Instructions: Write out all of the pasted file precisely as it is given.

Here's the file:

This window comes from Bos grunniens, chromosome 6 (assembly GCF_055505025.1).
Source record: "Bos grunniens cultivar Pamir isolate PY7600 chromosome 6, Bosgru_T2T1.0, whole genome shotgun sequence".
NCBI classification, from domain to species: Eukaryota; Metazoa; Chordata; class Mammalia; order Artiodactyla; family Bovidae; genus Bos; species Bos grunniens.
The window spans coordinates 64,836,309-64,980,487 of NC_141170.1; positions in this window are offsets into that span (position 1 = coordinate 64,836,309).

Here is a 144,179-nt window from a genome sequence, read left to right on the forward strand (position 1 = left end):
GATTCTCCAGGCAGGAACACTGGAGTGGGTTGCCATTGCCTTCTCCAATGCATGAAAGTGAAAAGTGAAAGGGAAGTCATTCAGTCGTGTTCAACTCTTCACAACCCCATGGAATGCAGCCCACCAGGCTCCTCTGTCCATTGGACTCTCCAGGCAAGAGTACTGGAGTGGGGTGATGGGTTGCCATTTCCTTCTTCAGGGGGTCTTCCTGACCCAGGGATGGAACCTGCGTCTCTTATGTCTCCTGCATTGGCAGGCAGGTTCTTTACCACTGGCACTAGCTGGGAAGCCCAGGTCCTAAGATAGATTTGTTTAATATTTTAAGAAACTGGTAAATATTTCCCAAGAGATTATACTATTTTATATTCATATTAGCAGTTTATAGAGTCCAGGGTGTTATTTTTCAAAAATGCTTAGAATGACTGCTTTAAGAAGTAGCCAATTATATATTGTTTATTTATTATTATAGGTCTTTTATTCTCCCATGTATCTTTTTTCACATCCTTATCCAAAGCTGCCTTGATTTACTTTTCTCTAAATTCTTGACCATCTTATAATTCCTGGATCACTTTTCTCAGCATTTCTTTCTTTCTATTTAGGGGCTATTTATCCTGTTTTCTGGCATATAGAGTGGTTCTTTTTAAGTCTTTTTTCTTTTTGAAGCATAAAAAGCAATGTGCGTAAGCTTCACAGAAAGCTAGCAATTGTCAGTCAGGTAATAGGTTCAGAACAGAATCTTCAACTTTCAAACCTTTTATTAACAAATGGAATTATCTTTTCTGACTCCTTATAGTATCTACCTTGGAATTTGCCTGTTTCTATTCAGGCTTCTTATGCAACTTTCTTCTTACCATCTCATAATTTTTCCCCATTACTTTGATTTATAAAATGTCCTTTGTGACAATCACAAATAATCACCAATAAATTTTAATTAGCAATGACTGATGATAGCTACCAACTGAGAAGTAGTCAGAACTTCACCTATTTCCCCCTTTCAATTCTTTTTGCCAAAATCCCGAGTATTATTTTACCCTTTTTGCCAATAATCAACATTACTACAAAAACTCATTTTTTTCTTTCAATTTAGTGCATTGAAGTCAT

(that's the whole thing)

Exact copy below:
This window comes from Bos grunniens, chromosome 6 (assembly GCF_055505025.1).
Source record: "Bos grunniens cultivar Pamir isolate PY7600 chromosome 6, Bosgru_T2T1.0, whole genome shotgun sequence".
NCBI classification, from domain to species: Eukaryota; Metazoa; Chordata; class Mammalia; order Artiodactyla; family Bovidae; genus Bos; species Bos grunniens.
The window spans coordinates 64,836,309-64,980,487 of NC_141170.1; positions in this window are offsets into that span (position 1 = coordinate 64,836,309).

Here is a 144,179-nt window from a genome sequence, read left to right on the forward strand (position 1 = left end):
GATTCTCCAGGCAGGAACACTGGAGTGGGTTGCCATTGCCTTCTCCAATGCATGAAAGTGAAAAGTGAAAGGGAAGTCATTCAGTCGTGTTCAACTCTTCACAACCCCATGGAATGCAGCCCACCAGGCTCCTCTGTCCATTGGACTCTCCAGGCAAGAGTACTGGAGTGGGGTGATGGGTTGCCATTTCCTTCTTCAGGGGGTCTTCCTGACCCAGGGATGGAACCTGCGTCTCTTATGTCTCCTGCATTGGCAGGCAGGTTCTTTACCACTGGCACTAGCTGGGAAGCCCAGGTCCTAAGATAGATTTGTTTAATATTTTAAGAAACTGGTAAATATTTCCCAAGAGATTATACTATTTTATATTCATATTAGCAGTTTATAGAGTCCAGGGTGTTATTTTTCAAAAATGCTTAGAATGACTGCTTTAAGAAGTAGCCAATTATATATTGTTTATTTATTATTATAGGTCTTTTATTCTCCCATGTATCTTTTTTCACATCCTTATCCAAAGCTGCCTTGATTTACTTTTCTCTAAATTCTTGACCATCTTATAATTCCTGGATCACTTTTCTCAGCATTTCTTTCTTTCTATTTAGGGGCTATTTATCCTGTTTTCTGGCATATAGAGTGGTTCTTTTTAAGTCTTTTTTCTTTTTGAAGCATAAAAAGCAATGTGCGTAAGCTTCACAGAAAGCTAGCAATTGTCAGTCAGGTAATAGGTTCAGAACAGAATCTTCAACTTTCAAACCTTTTATTAACAAATGGAATTATCTTTTCTGACTCCTTATAGTATCTACCTTGGAATTTGCCTGTTTCTATTCAGGCTTCTTATGCAACTTTCTTCTTACCATCTCATAATTTTTCCCCATTACTTTGATTTATAAAATGTCCTTTGTGACAATCACAAATAATCACCAATAAATTTTAATTAGCAATGACTGATGATAGCTACCAACTGAGAAGTAGTCAGAACTTCACCTATTTCCCCCTTTCAATTCTTTTTGCCAAAATCCCGAGTATTATTTTACCCTTTTTGCCAATAATCAACATTACTACAAAAACTCATTTTTTTCTTTCAATTTAGTGCATTGAAGTCAT